When almost one in seven blacks is unemployed, now is not the time to further saturate the labor force with increased immigration levels and amnesty.
Scheduled for June 15, the DC March for Jobs is both an attempt to highlight the unemployment plight of the black community and a protest against the disastrous illegal alien amnesty for 12 million illegal aliens that will crater black unemployment.
The Black American Leadership Alliance's (BALA) letter highlights the fact that amnesty will have a high cost for the black community.
Many studies have shown that black Americans are disproportionately harmed by mass immigration and amnesty. Most policy makers who favor the legalization of nearly 11 million aliens fail to acknowledge that decades of high immigration levels has caused unemployment to rise significantly, most particularly among black Americans.
According to research conducted by University of California San Diego economics Professor Gordon H. Hanson, immigration has accounted for 40% of the 18 percentage point decline in black employment rates, and current immigration proposals are sure to substantially raise these numbers.
Some of the problems with the black community can be put down to the collapse of the manufacturing sector due to globalization and ecological regulations that increased unemployment dramatically and created ghettos. Meanwhile mass migration promoted by the Democrats cut off African-Americans from most low end jobs that weren't government patronage jobs.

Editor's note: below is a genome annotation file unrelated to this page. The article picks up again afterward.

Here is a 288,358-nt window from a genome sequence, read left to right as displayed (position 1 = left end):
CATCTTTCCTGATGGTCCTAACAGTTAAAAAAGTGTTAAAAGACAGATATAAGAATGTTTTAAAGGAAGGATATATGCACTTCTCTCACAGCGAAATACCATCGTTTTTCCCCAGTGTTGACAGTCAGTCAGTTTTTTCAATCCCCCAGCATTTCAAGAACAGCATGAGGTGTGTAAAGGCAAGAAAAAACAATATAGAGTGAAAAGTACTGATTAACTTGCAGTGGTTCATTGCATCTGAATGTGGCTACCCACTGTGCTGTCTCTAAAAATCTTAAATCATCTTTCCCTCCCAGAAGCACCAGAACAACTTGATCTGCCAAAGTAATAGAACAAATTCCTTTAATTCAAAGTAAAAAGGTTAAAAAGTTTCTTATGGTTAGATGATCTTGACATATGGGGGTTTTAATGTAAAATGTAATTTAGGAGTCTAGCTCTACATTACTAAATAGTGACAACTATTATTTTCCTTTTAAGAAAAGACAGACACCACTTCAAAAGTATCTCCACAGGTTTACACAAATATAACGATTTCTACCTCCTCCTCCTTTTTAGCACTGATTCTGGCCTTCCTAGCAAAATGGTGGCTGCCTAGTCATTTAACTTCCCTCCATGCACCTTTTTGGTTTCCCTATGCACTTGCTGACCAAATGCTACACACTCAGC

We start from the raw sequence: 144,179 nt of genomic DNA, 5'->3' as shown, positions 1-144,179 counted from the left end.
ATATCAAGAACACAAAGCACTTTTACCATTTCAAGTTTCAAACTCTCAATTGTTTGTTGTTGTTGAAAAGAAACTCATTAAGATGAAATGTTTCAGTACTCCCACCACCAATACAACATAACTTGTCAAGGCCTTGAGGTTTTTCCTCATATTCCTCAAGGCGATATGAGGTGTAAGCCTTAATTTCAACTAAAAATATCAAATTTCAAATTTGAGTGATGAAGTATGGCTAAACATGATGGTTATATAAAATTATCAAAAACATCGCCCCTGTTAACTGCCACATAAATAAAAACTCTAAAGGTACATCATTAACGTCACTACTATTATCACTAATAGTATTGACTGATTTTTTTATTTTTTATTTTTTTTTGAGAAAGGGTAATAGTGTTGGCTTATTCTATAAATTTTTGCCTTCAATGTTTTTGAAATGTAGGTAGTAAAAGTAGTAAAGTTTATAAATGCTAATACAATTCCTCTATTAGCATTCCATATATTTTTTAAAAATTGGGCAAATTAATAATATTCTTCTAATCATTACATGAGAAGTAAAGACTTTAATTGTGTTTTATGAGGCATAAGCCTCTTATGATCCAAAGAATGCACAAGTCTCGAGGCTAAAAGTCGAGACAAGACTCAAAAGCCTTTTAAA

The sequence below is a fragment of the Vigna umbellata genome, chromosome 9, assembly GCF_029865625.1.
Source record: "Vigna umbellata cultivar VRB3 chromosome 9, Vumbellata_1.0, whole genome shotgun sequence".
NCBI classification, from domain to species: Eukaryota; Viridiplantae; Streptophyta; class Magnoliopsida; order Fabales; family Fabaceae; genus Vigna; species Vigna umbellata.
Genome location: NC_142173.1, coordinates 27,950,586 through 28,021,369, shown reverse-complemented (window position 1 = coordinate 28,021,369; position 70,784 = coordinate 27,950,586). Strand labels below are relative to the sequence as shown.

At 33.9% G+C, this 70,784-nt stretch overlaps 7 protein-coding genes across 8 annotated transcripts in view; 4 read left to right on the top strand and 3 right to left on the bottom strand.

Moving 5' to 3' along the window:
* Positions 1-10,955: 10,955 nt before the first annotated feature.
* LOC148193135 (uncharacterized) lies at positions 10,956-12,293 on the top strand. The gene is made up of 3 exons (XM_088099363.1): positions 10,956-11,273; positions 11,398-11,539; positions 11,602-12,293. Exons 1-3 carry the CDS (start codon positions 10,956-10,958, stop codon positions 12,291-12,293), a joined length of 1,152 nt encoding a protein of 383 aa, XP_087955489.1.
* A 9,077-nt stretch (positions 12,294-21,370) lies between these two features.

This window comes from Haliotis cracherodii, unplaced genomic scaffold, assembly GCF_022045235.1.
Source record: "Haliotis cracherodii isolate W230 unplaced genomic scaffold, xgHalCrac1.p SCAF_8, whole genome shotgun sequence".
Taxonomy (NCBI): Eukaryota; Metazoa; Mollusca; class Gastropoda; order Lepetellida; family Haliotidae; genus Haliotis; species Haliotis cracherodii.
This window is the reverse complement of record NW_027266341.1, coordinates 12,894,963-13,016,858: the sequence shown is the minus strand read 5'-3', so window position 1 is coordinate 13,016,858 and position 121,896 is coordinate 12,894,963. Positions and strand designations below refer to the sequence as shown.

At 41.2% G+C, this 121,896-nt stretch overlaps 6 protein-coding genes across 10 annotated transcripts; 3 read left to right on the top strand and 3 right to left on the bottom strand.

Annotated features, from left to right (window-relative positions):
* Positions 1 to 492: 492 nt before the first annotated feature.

When almost one in seven blacks is unemployed, now is not the time to further saturate the labor force with increased immigration levels and amnesty. If Congress fails to stop this irresponsible legislation, the United States will continue to see more and more blacks out of jobs and unable to support their families. The disastrous effects of illegal immigration to the black community is not simply limited to jobs.
The net effect of black unemployment translates into more broken homes and crimes and more social welfare problems. And those end up hurting everyone.
The letter was signed by a number of black political figures from across the spectrum of the right and the left, including Reverend Jesse Lee Peterson, president and founder of the Brotherhood Organization of a New Destiny (BOND), T. Willard Fair President and CEO, Urban League of Greater Miami, Frank Morris, Ph. D. Former Executive Director, Congressional Black Caucus Foundation and Kevin Jackson, radio host and executive director of The Black Sphere.
The real problem is that the people who claim to be leaders for any particular group or community usually answer to the integrated agenda of the left, rather than that community.
The Black American Leadership Alliance is attempting to change that by representing the actual economic interests of African Americans.